• Better heart health – your heart doesn’t have to work so hard to pump blood around the body if you’re a healthy weight.  
  • A reduction (or even reversal) in type 2 diabetes 
  • Lower blood pressure.  
  • Healthier joints – as they’re under less pressure.  
  • Better sleep. 
  • More energy. 
  • Better mental wellbeing. 

The following tips can help with weight loss:  

Slow and steady wins the race

Slow and steady is the best approach when it comes to weight loss. It might be tempting to try and shift pounds as quickly as possible, but being overly restrictive or crash dieting isn’t sustainable in the long term. Ultimately, you could end up putting all the weight back on again, and more.  

It’s a scientific fact that to lose weight you must burn more calories than you consume, creating a calorie deficit. That can be achieved through eating fewer calories, exercising more, or a combination of both. The combined approach is better, because it means you don’t need to be too restrictive with your food intake.  

On average, a calorie deficit of about 500kcal per day will lead to a pound of fat loss per week. Note I say “fat loss” – the scale might show a larger loss, but that can be influenced by water weight, bowel movements, sodium intake and more. This rate of weight loss is sustainable, meaning you’re more likely to keep the weight off.  

You don’t need to be fastidious about counting calories – after all, your body needs food as fuel. Just be mindful of portion sizes and opt for whole, unprocessed foods where possible. 

Eat a balanced diet

Cutting food groups is never a good idea and can lead to us craving those things (such as carbs) even more. Eating a healthy balanced diet is key. I always say aim for 80% adherence – don’t make your life miserable by denying yourself any sweet treats or a glass of wine, for example.  

The Mediterranean diet has many health benefits, including protection against type 2 diabetes. It’s not a “diet” you follow, more a way of eating that many people find enjoyable and satisfying.  

“Focus on quality protein sources like chicken, fish, eggs, pulses, and soy, along with fruits, vegetables, and healthy fats such as nuts, seeds and avocados,” Zweck recommends. “Opt for minimally processed foods as they tend to be more satiating, reducing post-meal hunger and snacking. Remember, you can still enjoy processed foods in moderation. So be kind to yourself. Start with an 80/20 split between whole and processed foods and adjust as needed.”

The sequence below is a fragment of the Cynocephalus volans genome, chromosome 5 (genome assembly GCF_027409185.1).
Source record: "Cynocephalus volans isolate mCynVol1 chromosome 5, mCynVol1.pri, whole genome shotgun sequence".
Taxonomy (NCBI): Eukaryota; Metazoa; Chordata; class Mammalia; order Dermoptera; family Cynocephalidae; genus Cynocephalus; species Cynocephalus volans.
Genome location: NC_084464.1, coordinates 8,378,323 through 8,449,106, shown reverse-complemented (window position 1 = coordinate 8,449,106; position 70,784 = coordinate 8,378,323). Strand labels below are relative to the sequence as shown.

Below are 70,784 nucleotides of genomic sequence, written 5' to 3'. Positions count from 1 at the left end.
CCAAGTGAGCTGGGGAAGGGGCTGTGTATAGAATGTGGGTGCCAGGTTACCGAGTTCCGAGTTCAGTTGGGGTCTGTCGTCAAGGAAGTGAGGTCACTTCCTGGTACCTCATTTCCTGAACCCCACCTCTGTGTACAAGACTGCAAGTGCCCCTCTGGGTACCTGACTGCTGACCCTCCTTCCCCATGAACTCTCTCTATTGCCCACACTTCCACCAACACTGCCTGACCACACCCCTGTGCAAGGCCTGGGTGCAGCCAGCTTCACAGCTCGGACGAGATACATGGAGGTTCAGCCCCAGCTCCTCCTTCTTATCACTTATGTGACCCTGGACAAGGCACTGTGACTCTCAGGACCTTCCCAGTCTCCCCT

Carbs are not the enemy, but many people find that lowering (not excluding) them can help with weight loss, including during menopause and beyond. Try to focus more on lean protein, which will also help build and maintain muscle mass.  

Resist labelling foods as “good”, “bad”, “naughty” or “treats”. This can create an unhealthy mindset around food and dieting. If you have a day of celebrating, for example, or you go out for a meal with friends, do it, enjoy it, and don’t worry about it.  

Limit alcohol consumption

If you want to drink alcohol, then do so, but during perimenopause and after menopause it can be a good idea to limit your consumption. Alcohol has a lot of calories so can really impact your calorie intake if you have a couple of drinks a few times a week.  

On top of that, too much alcohol can affect how you feel the next day, leaving you sluggish, bloated, and craving junk food. It can also contribute to feelings of anxiety in menopause and hot flushes, both common symptoms that can be difficult to deal with. That effect on your mindset can increase feelings of unease over weight gain or a general lack of confidence.

Regular exercise

“Regular physical activity offers a multitude of benefits that can alleviate menopause symptoms,” Zweck says. “A large proportion of calories are burned off naturally throughout the day from activities such as walking. So try to be as active as possible, by using stairs rather than lifts, or park slightly further away from the shops – all will contribute to the calorie burn needed to lose weight.”